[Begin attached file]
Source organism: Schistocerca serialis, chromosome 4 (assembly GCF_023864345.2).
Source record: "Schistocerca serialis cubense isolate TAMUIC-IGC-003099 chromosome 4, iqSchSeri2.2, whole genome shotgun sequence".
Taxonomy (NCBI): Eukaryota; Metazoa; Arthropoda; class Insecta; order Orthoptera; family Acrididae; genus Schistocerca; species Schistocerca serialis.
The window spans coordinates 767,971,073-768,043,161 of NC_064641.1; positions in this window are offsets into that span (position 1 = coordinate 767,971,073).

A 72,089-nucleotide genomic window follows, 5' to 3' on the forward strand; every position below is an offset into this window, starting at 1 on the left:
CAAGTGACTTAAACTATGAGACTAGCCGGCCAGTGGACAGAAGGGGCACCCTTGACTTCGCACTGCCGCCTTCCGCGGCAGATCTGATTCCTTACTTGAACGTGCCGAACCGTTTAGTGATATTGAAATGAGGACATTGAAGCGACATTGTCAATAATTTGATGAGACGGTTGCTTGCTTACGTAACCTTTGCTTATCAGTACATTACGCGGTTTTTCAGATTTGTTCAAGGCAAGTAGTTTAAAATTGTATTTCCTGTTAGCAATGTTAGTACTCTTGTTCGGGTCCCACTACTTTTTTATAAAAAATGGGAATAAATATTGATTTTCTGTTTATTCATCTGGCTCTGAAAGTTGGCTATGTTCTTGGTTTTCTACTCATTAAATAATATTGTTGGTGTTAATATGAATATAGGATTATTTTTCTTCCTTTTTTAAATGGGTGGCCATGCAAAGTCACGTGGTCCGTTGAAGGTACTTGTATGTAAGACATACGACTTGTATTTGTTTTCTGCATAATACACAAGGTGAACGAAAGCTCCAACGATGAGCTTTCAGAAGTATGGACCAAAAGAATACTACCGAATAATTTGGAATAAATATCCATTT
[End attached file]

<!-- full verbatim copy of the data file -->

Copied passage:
Source organism: Schistocerca serialis, chromosome 4 (assembly GCF_023864345.2).
Source record: "Schistocerca serialis cubense isolate TAMUIC-IGC-003099 chromosome 4, iqSchSeri2.2, whole genome shotgun sequence".
Taxonomy (NCBI): Eukaryota; Metazoa; Arthropoda; class Insecta; order Orthoptera; family Acrididae; genus Schistocerca; species Schistocerca serialis.
The window spans coordinates 767,971,073-768,043,161 of NC_064641.1; positions in this window are offsets into that span (position 1 = coordinate 767,971,073).

A 72,089-nucleotide genomic window follows, 5' to 3' on the forward strand; every position below is an offset into this window, starting at 1 on the left:
CAAGTGACTTAAACTATGAGACTAGCCGGCCAGTGGACAGAAGGGGCACCCTTGACTTCGCACTGCCGCCTTCCGCGGCAGATCTGATTCCTTACTTGAACGTGCCGAACCGTTTAGTGATATTGAAATGAGGACATTGAAGCGACATTGTCAATAATTTGATGAGACGGTTGCTTGCTTACGTAACCTTTGCTTATCAGTACATTACGCGGTTTTTCAGATTTGTTCAAGGCAAGTAGTTTAAAATTGTATTTCCTGTTAGCAATGTTAGTACTCTTGTTCGGGTCCCACTACTTTTTTATAAAAAATGGGAATAAATATTGATTTTCTGTTTATTCATCTGGCTCTGAAAGTTGGCTATGTTCTTGGTTTTCTACTCATTAAATAATATTGTTGGTGTTAATATGAATATAGGATTATTTTTCTTCCTTTTTTAAATGGGTGGCCATGCAAAGTCACGTGGTCCGTTGAAGGTACTTGTATGTAAGACATACGACTTGTATTTGTTTTCTGCATAATACACAAGGTGAACGAAAGCTCCAACGATGAGCTTTCAGAAGTATGGACCAAAAGAATACTACCGAATAATTTGGAATAAATATCCATTT